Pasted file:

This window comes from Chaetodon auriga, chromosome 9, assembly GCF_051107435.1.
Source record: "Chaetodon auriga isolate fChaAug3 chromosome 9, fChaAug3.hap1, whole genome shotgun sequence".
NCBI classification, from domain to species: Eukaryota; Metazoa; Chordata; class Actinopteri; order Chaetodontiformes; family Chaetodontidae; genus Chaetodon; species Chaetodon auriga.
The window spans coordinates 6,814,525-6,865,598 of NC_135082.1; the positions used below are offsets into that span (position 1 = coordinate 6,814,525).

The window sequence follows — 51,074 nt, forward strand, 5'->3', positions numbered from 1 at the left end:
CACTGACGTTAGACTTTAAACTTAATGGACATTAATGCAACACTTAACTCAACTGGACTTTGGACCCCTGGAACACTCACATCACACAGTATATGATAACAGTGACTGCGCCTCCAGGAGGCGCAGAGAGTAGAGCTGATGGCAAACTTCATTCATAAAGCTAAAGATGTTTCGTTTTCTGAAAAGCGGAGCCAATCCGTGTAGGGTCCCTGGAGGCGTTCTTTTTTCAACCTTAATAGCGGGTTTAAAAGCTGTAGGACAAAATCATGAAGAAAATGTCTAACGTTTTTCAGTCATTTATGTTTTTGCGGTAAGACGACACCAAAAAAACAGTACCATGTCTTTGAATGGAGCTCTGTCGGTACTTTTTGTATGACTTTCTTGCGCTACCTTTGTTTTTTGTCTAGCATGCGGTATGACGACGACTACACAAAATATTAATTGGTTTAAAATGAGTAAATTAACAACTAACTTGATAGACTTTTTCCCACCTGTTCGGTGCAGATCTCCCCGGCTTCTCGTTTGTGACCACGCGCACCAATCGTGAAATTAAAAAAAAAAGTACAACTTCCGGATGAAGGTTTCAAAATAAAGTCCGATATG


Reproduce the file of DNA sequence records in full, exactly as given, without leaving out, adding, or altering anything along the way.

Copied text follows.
This window comes from Chaetodon auriga, chromosome 9, assembly GCF_051107435.1.
Source record: "Chaetodon auriga isolate fChaAug3 chromosome 9, fChaAug3.hap1, whole genome shotgun sequence".
NCBI classification, from domain to species: Eukaryota; Metazoa; Chordata; class Actinopteri; order Chaetodontiformes; family Chaetodontidae; genus Chaetodon; species Chaetodon auriga.
The window spans coordinates 6,814,525-6,865,598 of NC_135082.1; the positions used below are offsets into that span (position 1 = coordinate 6,814,525).

The window sequence follows — 51,074 nt, forward strand, 5'->3', positions numbered from 1 at the left end:
CACTGACGTTAGACTTTAAACTTAATGGACATTAATGCAACACTTAACTCAACTGGACTTTGGACCCCTGGAACACTCACATCACACAGTATATGATAACAGTGACTGCGCCTCCAGGAGGCGCAGAGAGTAGAGCTGATGGCAAACTTCATTCATAAAGCTAAAGATGTTTCGTTTTCTGAAAAGCGGAGCCAATCCGTGTAGGGTCCCTGGAGGCGTTCTTTTTTCAACCTTAATAGCGGGTTTAAAAGCTGTAGGACAAAATCATGAAGAAAATGTCTAACGTTTTTCAGTCATTTATGTTTTTGCGGTAAGACGACACCAAAAAAACAGTACCATGTCTTTGAATGGAGCTCTGTCGGTACTTTTTGTATGACTTTCTTGCGCTACCTTTGTTTTTTGTCTAGCATGCGGTATGACGACGACTACACAAAATATTAATTGGTTTAAAATGAGTAAATTAACAACTAACTTGATAGACTTTTTCCCACCTGTTCGGTGCAGATCTCCCCGGCTTCTCGTTTGTGACCACGCGCACCAATCGTGAAATTAAAAAAAAAAGTACAACTTCCGGATGAAGGTTTCAAAATAAAGTCCGATATG